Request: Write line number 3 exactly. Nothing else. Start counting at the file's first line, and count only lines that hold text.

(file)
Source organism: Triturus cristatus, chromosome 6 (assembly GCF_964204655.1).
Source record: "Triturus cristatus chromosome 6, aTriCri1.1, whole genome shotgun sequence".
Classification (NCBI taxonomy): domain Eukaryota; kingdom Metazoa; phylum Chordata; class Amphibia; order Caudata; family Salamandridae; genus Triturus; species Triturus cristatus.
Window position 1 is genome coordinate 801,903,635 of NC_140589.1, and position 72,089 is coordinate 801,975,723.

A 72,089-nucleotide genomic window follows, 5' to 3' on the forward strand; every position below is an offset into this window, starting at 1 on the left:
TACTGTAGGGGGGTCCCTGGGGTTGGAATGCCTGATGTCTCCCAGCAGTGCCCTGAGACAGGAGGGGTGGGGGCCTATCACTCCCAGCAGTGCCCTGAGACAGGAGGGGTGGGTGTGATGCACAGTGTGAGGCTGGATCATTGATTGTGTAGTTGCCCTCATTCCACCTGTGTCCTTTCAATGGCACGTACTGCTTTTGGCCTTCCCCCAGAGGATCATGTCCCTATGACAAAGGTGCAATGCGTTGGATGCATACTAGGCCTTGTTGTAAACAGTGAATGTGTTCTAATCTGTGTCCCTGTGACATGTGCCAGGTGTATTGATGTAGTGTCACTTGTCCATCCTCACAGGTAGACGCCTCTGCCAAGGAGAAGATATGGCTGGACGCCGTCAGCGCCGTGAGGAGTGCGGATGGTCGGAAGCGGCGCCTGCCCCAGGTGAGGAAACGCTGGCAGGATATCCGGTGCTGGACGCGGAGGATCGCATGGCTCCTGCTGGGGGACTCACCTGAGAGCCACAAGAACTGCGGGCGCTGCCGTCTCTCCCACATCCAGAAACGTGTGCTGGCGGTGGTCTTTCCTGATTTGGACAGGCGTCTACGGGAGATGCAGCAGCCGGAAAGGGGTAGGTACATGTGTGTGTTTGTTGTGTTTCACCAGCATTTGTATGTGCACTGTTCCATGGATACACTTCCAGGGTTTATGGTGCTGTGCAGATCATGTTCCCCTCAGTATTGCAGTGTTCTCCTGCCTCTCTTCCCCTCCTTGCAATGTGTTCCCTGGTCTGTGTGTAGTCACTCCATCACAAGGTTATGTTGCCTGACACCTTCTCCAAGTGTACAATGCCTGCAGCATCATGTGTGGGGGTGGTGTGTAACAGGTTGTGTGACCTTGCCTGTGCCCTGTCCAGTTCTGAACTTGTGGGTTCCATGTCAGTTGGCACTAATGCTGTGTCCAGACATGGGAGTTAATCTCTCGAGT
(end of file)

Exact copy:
Classification (NCBI taxonomy): domain Eukaryota; kingdom Metazoa; phylum Chordata; class Amphibia; order Caudata; family Salamandridae; genus Triturus; species Triturus cristatus.